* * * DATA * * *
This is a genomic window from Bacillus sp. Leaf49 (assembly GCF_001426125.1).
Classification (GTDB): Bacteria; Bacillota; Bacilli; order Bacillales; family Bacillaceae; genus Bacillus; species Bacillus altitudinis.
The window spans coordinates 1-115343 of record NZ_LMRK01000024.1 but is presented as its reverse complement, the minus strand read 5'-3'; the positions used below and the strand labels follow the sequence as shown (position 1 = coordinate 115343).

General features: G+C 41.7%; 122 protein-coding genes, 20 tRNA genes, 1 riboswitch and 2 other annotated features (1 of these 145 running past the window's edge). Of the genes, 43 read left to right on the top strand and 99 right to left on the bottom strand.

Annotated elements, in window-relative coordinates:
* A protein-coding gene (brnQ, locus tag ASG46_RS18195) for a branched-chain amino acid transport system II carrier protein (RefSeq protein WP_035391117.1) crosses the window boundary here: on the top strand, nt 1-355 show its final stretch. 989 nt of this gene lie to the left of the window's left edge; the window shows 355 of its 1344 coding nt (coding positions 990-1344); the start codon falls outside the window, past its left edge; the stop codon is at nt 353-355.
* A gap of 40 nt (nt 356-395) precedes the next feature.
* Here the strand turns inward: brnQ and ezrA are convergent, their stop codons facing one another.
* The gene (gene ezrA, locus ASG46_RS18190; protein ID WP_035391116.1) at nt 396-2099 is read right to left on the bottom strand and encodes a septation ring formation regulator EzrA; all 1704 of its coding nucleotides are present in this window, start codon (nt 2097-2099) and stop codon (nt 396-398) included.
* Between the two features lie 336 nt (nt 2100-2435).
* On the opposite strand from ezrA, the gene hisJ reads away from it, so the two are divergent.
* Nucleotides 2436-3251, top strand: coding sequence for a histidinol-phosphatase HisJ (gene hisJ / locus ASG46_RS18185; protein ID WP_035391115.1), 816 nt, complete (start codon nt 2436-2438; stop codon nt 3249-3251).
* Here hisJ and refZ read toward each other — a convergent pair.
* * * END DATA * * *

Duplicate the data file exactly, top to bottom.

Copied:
This is a genomic window from Bacillus sp. Leaf49 (assembly GCF_001426125.1).
Classification (GTDB): Bacteria; Bacillota; Bacilli; order Bacillales; family Bacillaceae; genus Bacillus; species Bacillus altitudinis.
The window spans coordinates 1-115343 of record NZ_LMRK01000024.1 but is presented as its reverse complement, the minus strand read 5'-3'; the positions used below and the strand labels follow the sequence as shown (position 1 = coordinate 115343).

General features: G+C 41.7%; 122 protein-coding genes, 20 tRNA genes, 1 riboswitch and 2 other annotated features (1 of these 145 running past the window's edge). Of the genes, 43 read left to right on the top strand and 99 right to left on the bottom strand.

Annotated elements, in window-relative coordinates:
* A protein-coding gene (brnQ, locus tag ASG46_RS18195) for a branched-chain amino acid transport system II carrier protein (RefSeq protein WP_035391117.1) crosses the window boundary here: on the top strand, nt 1-355 show its final stretch. 989 nt of this gene lie to the left of the window's left edge; the window shows 355 of its 1344 coding nt (coding positions 990-1344); the start codon falls outside the window, past its left edge; the stop codon is at nt 353-355.
* A gap of 40 nt (nt 356-395) precedes the next feature.
* Here the strand turns inward: brnQ and ezrA are convergent, their stop codons facing one another.
* The gene (gene ezrA, locus ASG46_RS18190; protein ID WP_035391116.1) at nt 396-2099 is read right to left on the bottom strand and encodes a septation ring formation regulator EzrA; all 1704 of its coding nucleotides are present in this window, start codon (nt 2097-2099) and stop codon (nt 396-398) included.
* Between the two features lie 336 nt (nt 2100-2435).
* On the opposite strand from ezrA, the gene hisJ reads away from it, so the two are divergent.
* Nucleotides 2436-3251, top strand: coding sequence for a histidinol-phosphatase HisJ (gene hisJ / locus ASG46_RS18185; protein ID WP_035391115.1), 816 nt, complete (start codon nt 2436-2438; stop codon nt 3249-3251).
* Here hisJ and refZ read toward each other — a convergent pair.